• On premises Essbase can easily be backed up with no downtime with some custom backup scripts – let’s get the cloud to do the same.
  • OAC essbase backups are somewhat CPU intensive
  • The 2x most common use cases are:
    • Restore an individual application
    • Restore the server and rebuild an application
  • This post shows you how to turbocharge your backups!


  • OAC has been working fine for….180 days….and now won’t start!
  • Service appears to come up OK, but no services accessible & reboots don’t fix it.
  • The short answer – DBCS “as provisioned” has a 180 day expiry on all schemas – and officially there’s no way to unexpire the accounts without changing the passwords, which’ll break “everything”.
  • This post shows how to identify & debug the problem, fix it quickly and simply, and then prevent it happening again!


It’s interesting that the ancient Greeks understood that the revelations of the Oracles were not seen as the objective truth and they were fully aware of the unknowability of the divine. I think everyone went to the Oracle Analytics Partner Forum in Athens with some trepidation about what the future holds for Analytics & the Cloud @ Oracle Corporation. The news is good….


Tableau’s pretty cool, right? Self service BI for departments tired of waiting for years for the EDW to come online. Connect to the source systems, mash it all together – WOW – we have some BI!!

Nearly – but not quite. Tableau’s absolutely fantastic at getting started – finally, giving departments some good quality BI and getting people away from hacking reports together using Excel & Powerpoint – and for many organisations, that’s enough.

But – there’s a bunch of gotchas.


Has anyone actually talked to the CFO?

I was running a course last week and a particularly challenging requirement was raised by one of the attendees. No-one in the organisation had been able to work out how to solve it – but we weren’t talking about creating Skynet either – it was a simple request to create a balancing line on a report. The gotcha was that the balancing line needed to be computed on the fly depending on the viewpoint of the report – so was going to take the team quite a bit of effort to build in. More cost and lead time – but with not “that” much apparent benefit either.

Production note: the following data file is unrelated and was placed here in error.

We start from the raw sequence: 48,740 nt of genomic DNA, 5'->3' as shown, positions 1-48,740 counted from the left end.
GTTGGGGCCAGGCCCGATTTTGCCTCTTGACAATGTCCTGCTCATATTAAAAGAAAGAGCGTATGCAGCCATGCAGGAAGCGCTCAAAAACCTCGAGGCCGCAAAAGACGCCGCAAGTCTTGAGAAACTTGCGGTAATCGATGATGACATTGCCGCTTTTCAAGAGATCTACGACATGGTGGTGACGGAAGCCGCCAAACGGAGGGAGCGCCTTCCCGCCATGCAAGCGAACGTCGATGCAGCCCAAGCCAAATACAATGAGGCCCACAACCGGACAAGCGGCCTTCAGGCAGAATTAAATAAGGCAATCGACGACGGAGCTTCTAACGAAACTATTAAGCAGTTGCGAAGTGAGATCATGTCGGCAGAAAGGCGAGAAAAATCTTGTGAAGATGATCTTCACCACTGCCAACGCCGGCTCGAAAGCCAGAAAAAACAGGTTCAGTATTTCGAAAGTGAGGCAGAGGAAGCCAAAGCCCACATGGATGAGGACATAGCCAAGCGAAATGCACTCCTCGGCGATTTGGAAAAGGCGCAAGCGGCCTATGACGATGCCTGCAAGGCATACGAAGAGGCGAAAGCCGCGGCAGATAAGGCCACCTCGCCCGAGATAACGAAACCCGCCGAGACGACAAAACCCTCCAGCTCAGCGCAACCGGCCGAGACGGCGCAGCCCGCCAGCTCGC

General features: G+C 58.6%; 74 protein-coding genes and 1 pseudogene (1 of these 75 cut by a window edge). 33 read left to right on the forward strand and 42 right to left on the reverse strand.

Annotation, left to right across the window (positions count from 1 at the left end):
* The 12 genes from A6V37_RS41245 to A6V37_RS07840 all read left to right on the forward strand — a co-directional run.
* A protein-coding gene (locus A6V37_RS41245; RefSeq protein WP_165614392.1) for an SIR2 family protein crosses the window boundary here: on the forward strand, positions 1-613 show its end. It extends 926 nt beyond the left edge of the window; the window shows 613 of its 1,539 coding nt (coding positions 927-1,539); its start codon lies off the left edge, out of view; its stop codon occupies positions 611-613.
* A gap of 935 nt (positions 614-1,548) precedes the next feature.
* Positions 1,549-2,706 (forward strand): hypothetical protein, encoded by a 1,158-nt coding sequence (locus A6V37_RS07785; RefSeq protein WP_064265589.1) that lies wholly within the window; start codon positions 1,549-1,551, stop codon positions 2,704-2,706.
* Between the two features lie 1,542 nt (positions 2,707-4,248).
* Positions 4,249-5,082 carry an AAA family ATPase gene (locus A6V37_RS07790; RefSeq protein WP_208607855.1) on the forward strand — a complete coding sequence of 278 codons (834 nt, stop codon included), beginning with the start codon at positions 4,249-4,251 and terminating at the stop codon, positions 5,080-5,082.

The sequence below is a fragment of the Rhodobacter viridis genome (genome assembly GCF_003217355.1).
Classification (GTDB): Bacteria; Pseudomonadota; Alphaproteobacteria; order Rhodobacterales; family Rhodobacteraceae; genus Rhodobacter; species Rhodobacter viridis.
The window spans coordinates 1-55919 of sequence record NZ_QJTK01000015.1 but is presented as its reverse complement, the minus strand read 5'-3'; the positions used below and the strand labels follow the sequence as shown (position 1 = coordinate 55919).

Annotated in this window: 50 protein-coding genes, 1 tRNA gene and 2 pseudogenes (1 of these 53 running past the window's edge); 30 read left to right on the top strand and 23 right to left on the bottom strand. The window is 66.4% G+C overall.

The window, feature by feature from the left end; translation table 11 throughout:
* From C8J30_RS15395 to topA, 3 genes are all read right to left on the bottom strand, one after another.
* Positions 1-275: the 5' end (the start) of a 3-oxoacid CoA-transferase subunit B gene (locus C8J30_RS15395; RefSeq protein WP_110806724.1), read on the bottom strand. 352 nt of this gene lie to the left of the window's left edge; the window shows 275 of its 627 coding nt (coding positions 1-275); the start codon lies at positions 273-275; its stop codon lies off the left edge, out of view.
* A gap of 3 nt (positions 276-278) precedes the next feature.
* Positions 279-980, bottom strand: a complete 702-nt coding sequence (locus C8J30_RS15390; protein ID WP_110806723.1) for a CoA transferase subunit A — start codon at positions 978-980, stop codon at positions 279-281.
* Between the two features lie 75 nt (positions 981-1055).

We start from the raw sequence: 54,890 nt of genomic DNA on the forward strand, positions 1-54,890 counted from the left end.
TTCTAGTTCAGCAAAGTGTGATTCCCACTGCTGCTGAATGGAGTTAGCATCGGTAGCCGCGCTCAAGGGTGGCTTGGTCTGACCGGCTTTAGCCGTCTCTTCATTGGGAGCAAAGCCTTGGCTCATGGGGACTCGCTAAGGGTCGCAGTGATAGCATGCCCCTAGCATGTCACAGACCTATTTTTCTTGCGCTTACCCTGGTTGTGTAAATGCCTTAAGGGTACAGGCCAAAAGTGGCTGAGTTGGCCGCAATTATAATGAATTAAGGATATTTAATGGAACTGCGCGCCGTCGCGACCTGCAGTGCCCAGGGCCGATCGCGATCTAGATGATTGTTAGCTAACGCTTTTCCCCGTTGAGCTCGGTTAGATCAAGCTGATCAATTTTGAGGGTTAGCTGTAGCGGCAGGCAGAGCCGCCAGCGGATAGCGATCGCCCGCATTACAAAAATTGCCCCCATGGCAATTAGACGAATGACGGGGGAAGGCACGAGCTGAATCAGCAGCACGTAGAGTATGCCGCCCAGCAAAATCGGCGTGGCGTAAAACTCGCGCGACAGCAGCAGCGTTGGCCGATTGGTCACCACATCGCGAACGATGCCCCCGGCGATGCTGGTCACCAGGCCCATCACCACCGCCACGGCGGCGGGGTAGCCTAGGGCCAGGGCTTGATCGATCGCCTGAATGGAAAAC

The interesting thing was – no one had actually talked to the CFO to understand the background to the request, nor explored any alternative options.


I’ve recently been using the platform services API a lot – it’s really really powerful to help reduce the TCO – you can dynamically scale the up & down as needs arise – for example, scale it up during batch processing periods to get the batch to run quicker, but scale it back down again during normal BAU.

When you combine that with automated starting & stopping that the API also offers, this creates a compelling TCO!

However – the purpose of this post of to highlight a bug in the PSM Client API documentation. We actually run our own python wrapper rather than use the PSM API Client – but that’s the benchmark. The documentation for the PSM API is here.

A normal PSM command to scale the environment up might be as follows:

psm analytics scale -s OACESSDEV01 -c payload.json

And the contents of the payload file according to the documentation is as follows:

{ "components": 
    { "analytics": 
        { "shape":"oc4", 

So this scale command will tell the platform to scale the platform to an OC4 shape – 2x OCPUS, 4x VCPUS. Unfortunately it doesn’t work (it did last month, so it’s obviously a recent change – but a bit of a gotcha if your using this API!) – we get the following error:

        "message":"Failed to submit job to for the scale operation.", 
            "[Invalid [analytics] parameter [hosts] contained in request payload.]", 
            "[Invalid [analytics] parameter [shape] contained in request payload.]" 

Fortunately we’ve been writing our own wrapper for the API in Qubix Cloudbridge, so we know the insides of the API. The format of the payload file has changed, it now needs to be:

{ "components": 
  { "BI": 
    { "shape":"oc4", 

Note the word “analytics” has changed to “BI” – and everything now works!